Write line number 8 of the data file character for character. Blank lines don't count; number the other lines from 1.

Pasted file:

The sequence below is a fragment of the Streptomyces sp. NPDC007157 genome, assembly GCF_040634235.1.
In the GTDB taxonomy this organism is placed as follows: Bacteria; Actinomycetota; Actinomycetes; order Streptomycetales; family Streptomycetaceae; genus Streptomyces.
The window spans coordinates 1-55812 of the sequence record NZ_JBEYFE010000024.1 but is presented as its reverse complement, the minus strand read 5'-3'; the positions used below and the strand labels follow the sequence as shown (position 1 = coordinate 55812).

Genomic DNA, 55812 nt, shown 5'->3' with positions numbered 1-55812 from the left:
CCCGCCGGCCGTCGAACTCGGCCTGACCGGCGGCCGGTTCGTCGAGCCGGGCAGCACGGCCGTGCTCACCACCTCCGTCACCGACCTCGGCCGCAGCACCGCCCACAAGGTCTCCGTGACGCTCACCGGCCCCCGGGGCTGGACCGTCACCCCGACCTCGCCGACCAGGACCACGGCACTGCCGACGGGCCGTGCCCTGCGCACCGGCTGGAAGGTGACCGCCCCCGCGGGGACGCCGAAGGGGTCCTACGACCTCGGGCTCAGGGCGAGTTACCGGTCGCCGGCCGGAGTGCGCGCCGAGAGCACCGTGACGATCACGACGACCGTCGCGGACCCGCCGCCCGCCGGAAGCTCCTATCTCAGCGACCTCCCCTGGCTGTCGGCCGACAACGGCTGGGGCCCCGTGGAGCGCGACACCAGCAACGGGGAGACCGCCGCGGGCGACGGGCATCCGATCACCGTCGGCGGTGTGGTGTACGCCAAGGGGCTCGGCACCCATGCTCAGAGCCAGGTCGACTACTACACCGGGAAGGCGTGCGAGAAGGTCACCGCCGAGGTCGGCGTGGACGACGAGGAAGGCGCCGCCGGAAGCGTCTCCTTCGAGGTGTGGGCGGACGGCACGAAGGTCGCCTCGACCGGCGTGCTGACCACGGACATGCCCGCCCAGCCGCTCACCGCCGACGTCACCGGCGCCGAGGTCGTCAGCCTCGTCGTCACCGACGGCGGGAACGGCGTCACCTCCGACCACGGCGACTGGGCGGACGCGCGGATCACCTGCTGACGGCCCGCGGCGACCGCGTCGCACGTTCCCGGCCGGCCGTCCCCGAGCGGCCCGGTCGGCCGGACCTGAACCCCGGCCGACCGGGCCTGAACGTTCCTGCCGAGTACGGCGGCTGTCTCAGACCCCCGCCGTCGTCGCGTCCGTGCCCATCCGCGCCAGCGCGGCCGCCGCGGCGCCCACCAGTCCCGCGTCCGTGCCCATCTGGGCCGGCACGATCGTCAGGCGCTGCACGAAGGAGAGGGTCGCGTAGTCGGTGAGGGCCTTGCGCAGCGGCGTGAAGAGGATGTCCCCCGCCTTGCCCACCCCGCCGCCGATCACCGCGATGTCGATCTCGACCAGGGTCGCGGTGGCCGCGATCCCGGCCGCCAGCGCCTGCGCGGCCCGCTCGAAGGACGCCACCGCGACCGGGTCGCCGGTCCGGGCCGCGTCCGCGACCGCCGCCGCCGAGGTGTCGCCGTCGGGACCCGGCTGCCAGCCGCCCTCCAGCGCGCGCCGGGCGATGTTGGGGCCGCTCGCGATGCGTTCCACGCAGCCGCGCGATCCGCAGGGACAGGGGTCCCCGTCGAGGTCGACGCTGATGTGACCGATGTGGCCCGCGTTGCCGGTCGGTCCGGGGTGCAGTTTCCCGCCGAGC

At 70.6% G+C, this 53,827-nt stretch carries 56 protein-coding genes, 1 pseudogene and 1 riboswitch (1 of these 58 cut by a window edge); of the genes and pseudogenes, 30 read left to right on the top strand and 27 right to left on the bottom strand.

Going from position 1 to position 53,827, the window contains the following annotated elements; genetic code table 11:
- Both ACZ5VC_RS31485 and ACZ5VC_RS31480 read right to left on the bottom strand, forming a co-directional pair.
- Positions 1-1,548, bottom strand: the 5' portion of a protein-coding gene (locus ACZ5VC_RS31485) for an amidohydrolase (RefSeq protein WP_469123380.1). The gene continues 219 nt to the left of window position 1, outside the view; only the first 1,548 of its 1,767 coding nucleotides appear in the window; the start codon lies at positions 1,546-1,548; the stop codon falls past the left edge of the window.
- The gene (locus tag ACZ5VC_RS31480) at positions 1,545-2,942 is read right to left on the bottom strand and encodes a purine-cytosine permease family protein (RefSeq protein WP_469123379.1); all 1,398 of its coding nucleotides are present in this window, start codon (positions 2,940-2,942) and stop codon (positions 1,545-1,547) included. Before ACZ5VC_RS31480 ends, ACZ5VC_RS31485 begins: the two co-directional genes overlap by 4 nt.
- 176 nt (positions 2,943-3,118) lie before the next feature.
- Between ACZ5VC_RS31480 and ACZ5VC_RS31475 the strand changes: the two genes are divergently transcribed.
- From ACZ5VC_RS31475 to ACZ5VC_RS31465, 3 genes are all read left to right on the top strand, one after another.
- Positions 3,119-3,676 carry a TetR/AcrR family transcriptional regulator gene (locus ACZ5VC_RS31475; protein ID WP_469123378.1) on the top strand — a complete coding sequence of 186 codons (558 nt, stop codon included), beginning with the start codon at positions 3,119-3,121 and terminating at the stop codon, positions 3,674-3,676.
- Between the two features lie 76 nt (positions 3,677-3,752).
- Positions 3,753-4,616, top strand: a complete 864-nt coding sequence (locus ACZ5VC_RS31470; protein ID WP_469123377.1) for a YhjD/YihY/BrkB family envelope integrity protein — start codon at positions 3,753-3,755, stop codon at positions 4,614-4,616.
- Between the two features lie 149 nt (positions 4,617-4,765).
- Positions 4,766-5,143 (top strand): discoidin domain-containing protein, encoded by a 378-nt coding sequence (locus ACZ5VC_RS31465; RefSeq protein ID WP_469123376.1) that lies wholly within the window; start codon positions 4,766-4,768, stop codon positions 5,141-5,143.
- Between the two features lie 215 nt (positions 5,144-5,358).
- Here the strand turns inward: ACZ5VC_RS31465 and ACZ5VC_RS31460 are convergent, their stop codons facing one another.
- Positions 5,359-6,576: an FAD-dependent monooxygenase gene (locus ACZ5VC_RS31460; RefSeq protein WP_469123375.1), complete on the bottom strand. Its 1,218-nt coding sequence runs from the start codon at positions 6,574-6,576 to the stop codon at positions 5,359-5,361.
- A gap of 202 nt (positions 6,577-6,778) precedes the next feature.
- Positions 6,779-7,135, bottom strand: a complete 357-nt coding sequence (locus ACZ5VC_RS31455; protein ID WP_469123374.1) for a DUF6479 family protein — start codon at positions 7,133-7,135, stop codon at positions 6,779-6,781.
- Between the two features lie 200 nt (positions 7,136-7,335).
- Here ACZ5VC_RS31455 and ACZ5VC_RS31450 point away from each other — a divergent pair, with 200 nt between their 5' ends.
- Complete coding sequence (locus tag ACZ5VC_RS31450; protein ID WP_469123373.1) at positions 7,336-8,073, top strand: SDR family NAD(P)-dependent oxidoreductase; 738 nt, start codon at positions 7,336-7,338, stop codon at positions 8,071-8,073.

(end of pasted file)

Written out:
- Both ACZ5VC_RS31485 and ACZ5VC_RS31480 read right to left on the bottom strand, forming a co-directional pair.